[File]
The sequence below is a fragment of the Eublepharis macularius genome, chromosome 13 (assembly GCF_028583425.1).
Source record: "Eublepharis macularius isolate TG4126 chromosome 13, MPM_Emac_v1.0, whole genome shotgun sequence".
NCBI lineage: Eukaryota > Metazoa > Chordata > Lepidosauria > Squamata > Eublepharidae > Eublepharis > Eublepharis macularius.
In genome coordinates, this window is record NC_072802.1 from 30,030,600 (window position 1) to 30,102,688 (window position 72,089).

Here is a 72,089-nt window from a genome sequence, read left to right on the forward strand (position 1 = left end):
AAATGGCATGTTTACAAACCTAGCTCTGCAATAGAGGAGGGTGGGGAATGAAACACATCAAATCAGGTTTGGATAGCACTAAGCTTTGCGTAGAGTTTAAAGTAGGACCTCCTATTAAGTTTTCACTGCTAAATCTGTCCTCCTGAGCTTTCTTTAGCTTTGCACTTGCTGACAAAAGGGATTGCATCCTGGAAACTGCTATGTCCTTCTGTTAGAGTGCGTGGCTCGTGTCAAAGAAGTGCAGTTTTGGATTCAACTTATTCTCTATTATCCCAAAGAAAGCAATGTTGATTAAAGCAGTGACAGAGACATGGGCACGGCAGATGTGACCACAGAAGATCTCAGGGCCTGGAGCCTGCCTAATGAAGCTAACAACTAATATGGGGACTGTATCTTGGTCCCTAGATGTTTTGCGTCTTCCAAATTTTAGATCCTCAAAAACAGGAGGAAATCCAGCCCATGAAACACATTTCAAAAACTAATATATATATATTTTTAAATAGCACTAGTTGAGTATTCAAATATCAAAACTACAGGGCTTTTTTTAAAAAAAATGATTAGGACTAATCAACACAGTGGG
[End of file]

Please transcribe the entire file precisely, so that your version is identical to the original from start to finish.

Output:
The sequence below is a fragment of the Eublepharis macularius genome, chromosome 13 (assembly GCF_028583425.1).
Source record: "Eublepharis macularius isolate TG4126 chromosome 13, MPM_Emac_v1.0, whole genome shotgun sequence".
NCBI lineage: Eukaryota > Metazoa > Chordata > Lepidosauria > Squamata > Eublepharidae > Eublepharis > Eublepharis macularius.
In genome coordinates, this window is record NC_072802.1 from 30,030,600 (window position 1) to 30,102,688 (window position 72,089).

Here is a 72,089-nt window from a genome sequence, read left to right on the forward strand (position 1 = left end):
AAATGGCATGTTTACAAACCTAGCTCTGCAATAGAGGAGGGTGGGGAATGAAACACATCAAATCAGGTTTGGATAGCACTAAGCTTTGCGTAGAGTTTAAAGTAGGACCTCCTATTAAGTTTTCACTGCTAAATCTGTCCTCCTGAGCTTTCTTTAGCTTTGCACTTGCTGACAAAAGGGATTGCATCCTGGAAACTGCTATGTCCTTCTGTTAGAGTGCGTGGCTCGTGTCAAAGAAGTGCAGTTTTGGATTCAACTTATTCTCTATTATCCCAAAGAAAGCAATGTTGATTAAAGCAGTGACAGAGACATGGGCACGGCAGATGTGACCACAGAAGATCTCAGGGCCTGGAGCCTGCCTAATGAAGCTAACAACTAATATGGGGACTGTATCTTGGTCCCTAGATGTTTTGCGTCTTCCAAATTTTAGATCCTCAAAAACAGGAGGAAATCCAGCCCATGAAACACATTTCAAAAACTAATATATATATATTTTTAAATAGCACTAGTTGAGTATTCAAATATCAAAACTACAGGGCTTTTTTTAAAAAAAATGATTAGGACTAATCAACACAGTGGG